Serials: Part II: Hiring an Arm and a Leg

Whether you live alone like I do or have a family, I don’t know about you, but I never seem to have enough hours given to me for a Personal Assistant. Funding is tight and, although I appreciate the hours I get, I’m very aware that I have a responsibility to streamline as much as possible so time isn’t wasted. Luckily, I have a PA who also understands this and has been of enormous help in working toward solutions.

Let’s start with some obvious ones – delegate. Although the job of PA is a “catch-all” meaning that often your task list will include everything from putting air into your wheelchair tires to grocery shopping, figure out ways based on your resources and others in your life that you can delegate. This will look different for everyone. For example, if you have a friend who visits every two weeks who rides a bike, ask him/her to check your tires. It only takes a few minutes and it’s one less thing for your PA to do! Or if you’re rolling past a gas station or bike shop, ask someone to help you get air if you can’t do it yourself.

Grocery shopping can be a very time consuming task for a PA, particularly if you’re not organized. (Forgetting items is one thing if you’re going yourself – if someone else has to go back it’s downright embarrassing!) Because my hours fall short, we use Peapod for delivery every two weeks. I keep a running list with them online and they carry most items at a reasonable amount. (There are other grocery delivery options depending on where you live.) I set a dropoff time with them and then my PA stops by and puts everything away, opens up packages, cuts up food, etc. Even though I still need assistance after I get the groceries, at least we’ve eliminated the actual shopping (and lugging). Also keep in mind that if your family or friends shop at Sam’s Club, they might be willing to purchase some items you need in bulk and drop them off for you.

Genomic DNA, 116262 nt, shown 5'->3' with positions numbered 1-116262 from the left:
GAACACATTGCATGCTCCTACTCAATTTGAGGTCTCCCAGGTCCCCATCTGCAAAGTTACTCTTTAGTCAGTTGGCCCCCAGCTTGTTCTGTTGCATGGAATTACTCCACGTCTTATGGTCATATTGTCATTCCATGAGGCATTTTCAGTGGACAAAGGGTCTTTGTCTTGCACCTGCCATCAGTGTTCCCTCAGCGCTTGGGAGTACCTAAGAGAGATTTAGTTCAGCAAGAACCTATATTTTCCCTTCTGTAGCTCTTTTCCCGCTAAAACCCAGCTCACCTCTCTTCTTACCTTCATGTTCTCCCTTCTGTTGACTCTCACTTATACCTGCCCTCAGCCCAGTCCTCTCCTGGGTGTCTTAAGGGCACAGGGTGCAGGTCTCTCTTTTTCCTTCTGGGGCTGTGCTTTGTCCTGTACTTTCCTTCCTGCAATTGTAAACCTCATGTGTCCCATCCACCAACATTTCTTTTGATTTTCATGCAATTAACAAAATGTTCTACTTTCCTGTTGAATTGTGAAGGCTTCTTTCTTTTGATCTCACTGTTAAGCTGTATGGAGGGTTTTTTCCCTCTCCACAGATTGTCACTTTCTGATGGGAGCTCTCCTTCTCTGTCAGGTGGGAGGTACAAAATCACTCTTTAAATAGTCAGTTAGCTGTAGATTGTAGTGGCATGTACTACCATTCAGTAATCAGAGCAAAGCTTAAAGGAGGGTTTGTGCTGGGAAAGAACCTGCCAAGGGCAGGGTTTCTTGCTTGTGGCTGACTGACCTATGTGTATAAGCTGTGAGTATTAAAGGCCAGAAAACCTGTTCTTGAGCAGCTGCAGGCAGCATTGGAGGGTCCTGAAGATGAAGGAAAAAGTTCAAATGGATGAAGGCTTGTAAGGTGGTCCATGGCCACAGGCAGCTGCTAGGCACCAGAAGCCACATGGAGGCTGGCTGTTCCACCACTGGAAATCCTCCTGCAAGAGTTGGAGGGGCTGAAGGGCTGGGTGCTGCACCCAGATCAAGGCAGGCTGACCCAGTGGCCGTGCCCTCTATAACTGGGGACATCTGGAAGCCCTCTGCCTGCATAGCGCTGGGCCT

Meal preparation is another time consuming task. I buy lots of frozen dinners and my PA will bring over homecooked food when she can. Since I can’t cook, I also will treat myself occasionally to a meal out or takeout to break up the “frozen food syndrome”. However, in all seriousness, the quality of frozen dinners is quite good and even if you’re calorie conscious, you can find nutritious ones. My PA buys bags of frozen vegetables and adds them to the frozen dinners so that I get better nutrition and you can also eat soup or salads on the side which your PA can make in a much shorter time than an entire dinner. Be sure to ask your PA, if you’re not able to do it for yourself, to cut up fruit or veggies for snacks and leave them for you to eat. (You can also buy some of these items already cut up although getting the packages open can be tricky.)

If you can afford it, hire someone to clean and leave just sweeping and light cleaning for your aide. If you can’t afford it, ask around for someone to help. It’s not appropriate to expect a PA to do any kind of heavy cleaning. Running a vacuum or a broom (or even a Swiffer) is okay but if you have other alternatives or offers of help, take them. I have one male friend who always “Swiffers” my bathroom floor when he stops by. It takes him less than ten minutes and it’s one less thing that has to be done. He also does the dishes. When he proposes I might say yes!

But seriously, I can’t emphasize enough how important it is to remain open to finding ways to streamline what needs to be done. Try to keep enough postage on hand (stamps can be ordered from the Post Office now or Peapod) so your PA doesn’t have to make a trip. Do your banking online if possible. Keep the errands to a minimum so that you can use the “hands on” help for those precious hours you have and your PA can most effectively focus on assisting you to have a productive and satisfying llfe.

Copyright 2007 Ruth Harrigan

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